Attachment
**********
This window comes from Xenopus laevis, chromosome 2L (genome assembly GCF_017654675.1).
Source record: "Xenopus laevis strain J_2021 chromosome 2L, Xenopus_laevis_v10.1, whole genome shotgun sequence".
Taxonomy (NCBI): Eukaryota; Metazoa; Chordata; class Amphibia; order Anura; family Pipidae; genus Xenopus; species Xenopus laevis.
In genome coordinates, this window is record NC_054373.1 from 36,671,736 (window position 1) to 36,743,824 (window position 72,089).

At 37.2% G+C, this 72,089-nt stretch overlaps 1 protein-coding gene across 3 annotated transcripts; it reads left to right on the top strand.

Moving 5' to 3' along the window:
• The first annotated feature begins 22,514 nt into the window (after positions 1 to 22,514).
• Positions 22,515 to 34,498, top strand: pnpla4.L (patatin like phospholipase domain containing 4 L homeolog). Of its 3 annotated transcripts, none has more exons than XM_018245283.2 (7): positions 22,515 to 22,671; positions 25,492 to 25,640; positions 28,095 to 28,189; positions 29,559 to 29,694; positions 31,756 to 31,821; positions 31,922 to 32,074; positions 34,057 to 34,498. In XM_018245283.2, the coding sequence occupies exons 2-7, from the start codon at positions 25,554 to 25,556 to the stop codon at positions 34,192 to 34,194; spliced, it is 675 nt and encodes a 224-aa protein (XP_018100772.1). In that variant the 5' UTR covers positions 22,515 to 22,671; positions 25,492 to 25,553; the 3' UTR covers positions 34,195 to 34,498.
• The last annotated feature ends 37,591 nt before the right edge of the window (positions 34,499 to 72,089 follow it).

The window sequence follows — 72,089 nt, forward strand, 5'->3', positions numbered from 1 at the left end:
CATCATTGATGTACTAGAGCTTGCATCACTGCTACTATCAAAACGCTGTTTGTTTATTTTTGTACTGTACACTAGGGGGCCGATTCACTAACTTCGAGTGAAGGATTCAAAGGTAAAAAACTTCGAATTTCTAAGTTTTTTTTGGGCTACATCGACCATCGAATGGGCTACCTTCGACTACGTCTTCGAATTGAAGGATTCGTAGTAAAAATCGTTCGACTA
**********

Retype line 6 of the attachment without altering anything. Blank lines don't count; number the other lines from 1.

Moving 5' to 3' along the window: